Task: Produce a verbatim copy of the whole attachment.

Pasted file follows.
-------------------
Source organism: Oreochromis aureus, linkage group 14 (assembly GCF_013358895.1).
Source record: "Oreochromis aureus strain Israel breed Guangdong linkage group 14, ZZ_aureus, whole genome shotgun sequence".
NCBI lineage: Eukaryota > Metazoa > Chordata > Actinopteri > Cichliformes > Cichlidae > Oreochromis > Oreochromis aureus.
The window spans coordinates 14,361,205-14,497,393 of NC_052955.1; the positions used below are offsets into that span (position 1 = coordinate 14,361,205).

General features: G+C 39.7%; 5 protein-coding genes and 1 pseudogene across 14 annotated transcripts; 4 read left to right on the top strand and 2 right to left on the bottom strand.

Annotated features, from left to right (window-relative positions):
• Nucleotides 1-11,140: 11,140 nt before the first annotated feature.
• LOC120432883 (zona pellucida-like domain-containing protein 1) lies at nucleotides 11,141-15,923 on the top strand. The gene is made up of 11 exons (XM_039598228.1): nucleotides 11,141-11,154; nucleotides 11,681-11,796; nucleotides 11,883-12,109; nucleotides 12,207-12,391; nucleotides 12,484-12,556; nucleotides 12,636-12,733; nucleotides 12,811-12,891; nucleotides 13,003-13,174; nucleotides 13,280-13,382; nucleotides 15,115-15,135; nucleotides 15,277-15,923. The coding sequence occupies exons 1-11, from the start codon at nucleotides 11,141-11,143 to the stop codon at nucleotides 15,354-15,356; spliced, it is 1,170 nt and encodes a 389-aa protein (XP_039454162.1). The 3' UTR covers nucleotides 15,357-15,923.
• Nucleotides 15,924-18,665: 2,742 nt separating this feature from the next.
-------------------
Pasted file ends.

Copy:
Source organism: Oreochromis aureus, linkage group 14 (assembly GCF_013358895.1).
Source record: "Oreochromis aureus strain Israel breed Guangdong linkage group 14, ZZ_aureus, whole genome shotgun sequence".
NCBI lineage: Eukaryota > Metazoa > Chordata > Actinopteri > Cichliformes > Cichlidae > Oreochromis > Oreochromis aureus.
The window spans coordinates 14,361,205-14,497,393 of NC_052955.1; the positions used below are offsets into that span (position 1 = coordinate 14,361,205).

General features: G+C 39.7%; 5 protein-coding genes and 1 pseudogene across 14 annotated transcripts; 4 read left to right on the top strand and 2 right to left on the bottom strand.

Annotated features, from left to right (window-relative positions):
• Nucleotides 1-11,140: 11,140 nt before the first annotated feature.
• LOC120432883 (zona pellucida-like domain-containing protein 1) lies at nucleotides 11,141-15,923 on the top strand. The gene is made up of 11 exons (XM_039598228.1): nucleotides 11,141-11,154; nucleotides 11,681-11,796; nucleotides 11,883-12,109; nucleotides 12,207-12,391; nucleotides 12,484-12,556; nucleotides 12,636-12,733; nucleotides 12,811-12,891; nucleotides 13,003-13,174; nucleotides 13,280-13,382; nucleotides 15,115-15,135; nucleotides 15,277-15,923. The coding sequence occupies exons 1-11, from the start codon at nucleotides 11,141-11,143 to the stop codon at nucleotides 15,354-15,356; spliced, it is 1,170 nt and encodes a 389-aa protein (XP_039454162.1). The 3' UTR covers nucleotides 15,357-15,923.
• Nucleotides 15,924-18,665: 2,742 nt separating this feature from the next.